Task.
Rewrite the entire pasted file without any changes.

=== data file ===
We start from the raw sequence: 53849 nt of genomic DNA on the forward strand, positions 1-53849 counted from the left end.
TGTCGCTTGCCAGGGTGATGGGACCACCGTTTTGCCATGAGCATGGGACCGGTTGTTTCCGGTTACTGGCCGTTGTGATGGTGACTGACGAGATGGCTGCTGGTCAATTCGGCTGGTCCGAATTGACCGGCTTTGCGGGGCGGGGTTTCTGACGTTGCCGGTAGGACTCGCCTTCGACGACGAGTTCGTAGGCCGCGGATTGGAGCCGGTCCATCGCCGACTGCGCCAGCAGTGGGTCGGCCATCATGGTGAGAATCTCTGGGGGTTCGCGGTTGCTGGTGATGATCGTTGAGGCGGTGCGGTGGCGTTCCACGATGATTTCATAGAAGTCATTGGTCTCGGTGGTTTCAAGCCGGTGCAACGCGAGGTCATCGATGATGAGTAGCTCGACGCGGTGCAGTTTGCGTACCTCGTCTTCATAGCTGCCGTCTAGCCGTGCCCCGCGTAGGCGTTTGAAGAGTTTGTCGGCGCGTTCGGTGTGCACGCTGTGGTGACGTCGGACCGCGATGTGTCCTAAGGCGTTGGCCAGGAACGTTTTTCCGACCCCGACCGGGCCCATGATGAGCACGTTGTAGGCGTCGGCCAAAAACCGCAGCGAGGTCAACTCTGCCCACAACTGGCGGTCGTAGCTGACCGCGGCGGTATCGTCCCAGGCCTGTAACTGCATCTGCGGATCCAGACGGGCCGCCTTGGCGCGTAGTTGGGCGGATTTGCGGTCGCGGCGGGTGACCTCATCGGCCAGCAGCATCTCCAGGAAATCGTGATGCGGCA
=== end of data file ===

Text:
We start from the raw sequence: 53849 nt of genomic DNA on the forward strand, positions 1-53849 counted from the left end.
TGTCGCTTGCCAGGGTGATGGGACCACCGTTTTGCCATGAGCATGGGACCGGTTGTTTCCGGTTACTGGCCGTTGTGATGGTGACTGACGAGATGGCTGCTGGTCAATTCGGCTGGTCCGAATTGACCGGCTTTGCGGGGCGGGGTTTCTGACGTTGCCGGTAGGACTCGCCTTCGACGACGAGTTCGTAGGCCGCGGATTGGAGCCGGTCCATCGCCGACTGCGCCAGCAGTGGGTCGGCCATCATGGTGAGAATCTCTGGGGGTTCGCGGTTGCTGGTGATGATCGTTGAGGCGGTGCGGTGGCGTTCCACGATGATTTCATAGAAGTCATTGGTCTCGGTGGTTTCAAGCCGGTGCAACGCGAGGTCATCGATGATGAGTAGCTCGACGCGGTGCAGTTTGCGTACCTCGTCTTCATAGCTGCCGTCTAGCCGTGCCCCGCGTAGGCGTTTGAAGAGTTTGTCGGCGCGTTCGGTGTGCACGCTGTGGTGACGTCGGACCGCGATGTGTCCTAAGGCGTTGGCCAGGAACGTTTTTCCGACCCCGACCGGGCCCATGATGAGCACGTTGTAGGCGTCGGCCAAAAACCGCAGCGAGGTCAACTCTGCCCACAACTGGCGGTCGTAGCTGACCGCGGCGGTATCGTCCCAGGCCTGTAACTGCATCTGCGGATCCAGACGGGCCGCCTTGGCGCGTAGTTGGGCGGATTTGCGGTCGCGGCGGGTGACCTCATCGGCCAGCAGCATCTCCAGGAAATCGTGATGCGGCA